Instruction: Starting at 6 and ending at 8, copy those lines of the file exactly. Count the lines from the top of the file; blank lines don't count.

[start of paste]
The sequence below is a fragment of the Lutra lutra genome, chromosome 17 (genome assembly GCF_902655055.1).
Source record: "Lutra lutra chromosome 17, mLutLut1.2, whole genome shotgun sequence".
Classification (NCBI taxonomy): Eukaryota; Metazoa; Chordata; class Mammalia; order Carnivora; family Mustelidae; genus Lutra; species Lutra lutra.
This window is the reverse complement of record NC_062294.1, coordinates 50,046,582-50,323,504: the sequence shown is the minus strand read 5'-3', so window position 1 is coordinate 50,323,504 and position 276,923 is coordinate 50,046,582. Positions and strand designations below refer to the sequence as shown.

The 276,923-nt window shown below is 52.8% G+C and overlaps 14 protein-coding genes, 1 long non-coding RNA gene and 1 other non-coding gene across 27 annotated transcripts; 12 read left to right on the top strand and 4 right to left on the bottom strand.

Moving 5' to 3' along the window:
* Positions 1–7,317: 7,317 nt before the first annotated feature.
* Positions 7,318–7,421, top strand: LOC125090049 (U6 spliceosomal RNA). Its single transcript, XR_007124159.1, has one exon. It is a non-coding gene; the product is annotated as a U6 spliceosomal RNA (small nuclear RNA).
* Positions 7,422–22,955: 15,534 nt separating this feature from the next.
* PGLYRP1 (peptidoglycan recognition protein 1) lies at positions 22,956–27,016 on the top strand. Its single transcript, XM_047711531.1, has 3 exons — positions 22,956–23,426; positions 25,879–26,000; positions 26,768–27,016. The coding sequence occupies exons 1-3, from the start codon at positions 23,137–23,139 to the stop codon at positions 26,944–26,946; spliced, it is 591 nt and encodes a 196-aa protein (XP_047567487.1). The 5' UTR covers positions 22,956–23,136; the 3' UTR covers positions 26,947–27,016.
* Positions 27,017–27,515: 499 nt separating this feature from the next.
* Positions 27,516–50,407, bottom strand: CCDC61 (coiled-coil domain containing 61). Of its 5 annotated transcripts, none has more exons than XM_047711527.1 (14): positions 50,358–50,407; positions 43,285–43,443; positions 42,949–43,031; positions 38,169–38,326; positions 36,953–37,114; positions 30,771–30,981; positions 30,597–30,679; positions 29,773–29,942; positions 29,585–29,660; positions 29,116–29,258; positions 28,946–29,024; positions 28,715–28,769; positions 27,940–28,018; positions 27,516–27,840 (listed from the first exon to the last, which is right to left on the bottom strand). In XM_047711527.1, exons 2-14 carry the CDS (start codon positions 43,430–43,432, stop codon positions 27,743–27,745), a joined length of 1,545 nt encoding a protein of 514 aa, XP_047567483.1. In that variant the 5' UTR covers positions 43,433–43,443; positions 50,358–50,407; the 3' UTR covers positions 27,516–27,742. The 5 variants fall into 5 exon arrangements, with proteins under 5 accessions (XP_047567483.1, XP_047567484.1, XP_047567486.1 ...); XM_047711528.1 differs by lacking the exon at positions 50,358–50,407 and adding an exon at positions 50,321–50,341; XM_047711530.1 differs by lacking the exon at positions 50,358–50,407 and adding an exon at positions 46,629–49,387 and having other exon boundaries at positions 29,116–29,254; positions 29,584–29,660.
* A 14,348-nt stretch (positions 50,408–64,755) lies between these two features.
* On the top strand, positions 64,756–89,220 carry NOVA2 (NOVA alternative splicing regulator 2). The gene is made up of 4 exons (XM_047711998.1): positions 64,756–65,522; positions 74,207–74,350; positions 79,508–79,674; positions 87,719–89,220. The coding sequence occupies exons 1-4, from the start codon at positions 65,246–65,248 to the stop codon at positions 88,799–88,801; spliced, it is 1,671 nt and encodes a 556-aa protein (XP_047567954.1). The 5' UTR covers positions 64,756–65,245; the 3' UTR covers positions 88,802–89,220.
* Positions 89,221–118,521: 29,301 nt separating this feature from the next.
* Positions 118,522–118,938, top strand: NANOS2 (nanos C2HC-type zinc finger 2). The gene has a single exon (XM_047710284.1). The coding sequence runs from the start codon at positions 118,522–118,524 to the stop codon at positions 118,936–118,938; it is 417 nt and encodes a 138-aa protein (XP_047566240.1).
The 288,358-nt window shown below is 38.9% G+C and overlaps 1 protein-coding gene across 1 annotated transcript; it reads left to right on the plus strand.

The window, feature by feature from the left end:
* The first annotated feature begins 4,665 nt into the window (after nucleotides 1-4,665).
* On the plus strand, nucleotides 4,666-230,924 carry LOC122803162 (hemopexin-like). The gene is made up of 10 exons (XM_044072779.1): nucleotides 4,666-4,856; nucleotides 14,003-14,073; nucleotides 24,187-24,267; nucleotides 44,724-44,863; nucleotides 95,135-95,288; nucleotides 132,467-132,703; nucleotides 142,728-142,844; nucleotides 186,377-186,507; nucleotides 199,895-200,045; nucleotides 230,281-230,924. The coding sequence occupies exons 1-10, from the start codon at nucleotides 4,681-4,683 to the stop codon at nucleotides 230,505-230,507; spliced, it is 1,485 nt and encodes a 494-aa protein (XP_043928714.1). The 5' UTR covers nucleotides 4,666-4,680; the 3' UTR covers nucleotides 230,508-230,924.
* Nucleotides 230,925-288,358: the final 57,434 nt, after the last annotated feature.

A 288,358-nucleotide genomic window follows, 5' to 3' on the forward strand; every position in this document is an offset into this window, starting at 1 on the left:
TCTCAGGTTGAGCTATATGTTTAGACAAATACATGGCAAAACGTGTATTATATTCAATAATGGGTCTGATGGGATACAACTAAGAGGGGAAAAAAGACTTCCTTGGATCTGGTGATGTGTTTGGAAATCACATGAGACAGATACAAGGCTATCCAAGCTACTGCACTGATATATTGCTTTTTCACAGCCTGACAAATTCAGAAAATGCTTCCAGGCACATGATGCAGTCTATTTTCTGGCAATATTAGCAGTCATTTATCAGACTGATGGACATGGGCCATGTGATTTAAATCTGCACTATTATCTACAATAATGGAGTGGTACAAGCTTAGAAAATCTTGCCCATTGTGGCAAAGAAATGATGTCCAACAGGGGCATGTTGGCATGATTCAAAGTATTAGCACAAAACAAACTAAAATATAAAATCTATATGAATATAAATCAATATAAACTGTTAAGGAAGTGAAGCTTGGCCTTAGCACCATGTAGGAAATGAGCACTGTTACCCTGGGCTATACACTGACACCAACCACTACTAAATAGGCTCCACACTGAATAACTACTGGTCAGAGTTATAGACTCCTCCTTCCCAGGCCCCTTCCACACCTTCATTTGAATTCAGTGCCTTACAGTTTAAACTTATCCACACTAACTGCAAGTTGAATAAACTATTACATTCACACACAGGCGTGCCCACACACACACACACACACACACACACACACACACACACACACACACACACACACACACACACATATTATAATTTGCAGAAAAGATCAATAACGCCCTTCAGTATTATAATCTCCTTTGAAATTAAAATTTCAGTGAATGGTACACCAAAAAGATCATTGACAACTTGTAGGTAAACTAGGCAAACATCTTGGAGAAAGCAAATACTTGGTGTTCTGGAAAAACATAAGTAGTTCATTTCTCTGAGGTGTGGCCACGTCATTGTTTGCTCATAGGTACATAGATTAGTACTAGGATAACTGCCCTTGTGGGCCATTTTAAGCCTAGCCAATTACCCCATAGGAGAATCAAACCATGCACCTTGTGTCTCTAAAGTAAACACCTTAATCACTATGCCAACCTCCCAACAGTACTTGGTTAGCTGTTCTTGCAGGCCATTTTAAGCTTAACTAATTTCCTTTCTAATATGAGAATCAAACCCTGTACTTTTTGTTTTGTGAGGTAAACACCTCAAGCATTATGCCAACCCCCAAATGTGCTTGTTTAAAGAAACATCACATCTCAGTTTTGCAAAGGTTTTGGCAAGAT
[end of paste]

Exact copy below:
Moving 5' to 3' along the window:
* Positions 1–7,317: 7,317 nt before the first annotated feature.
* Positions 7,318–7,421, top strand: LOC125090049 (U6 spliceosomal RNA). Its single transcript, XR_007124159.1, has one exon. It is a non-coding gene; the product is annotated as a U6 spliceosomal RNA (small nuclear RNA).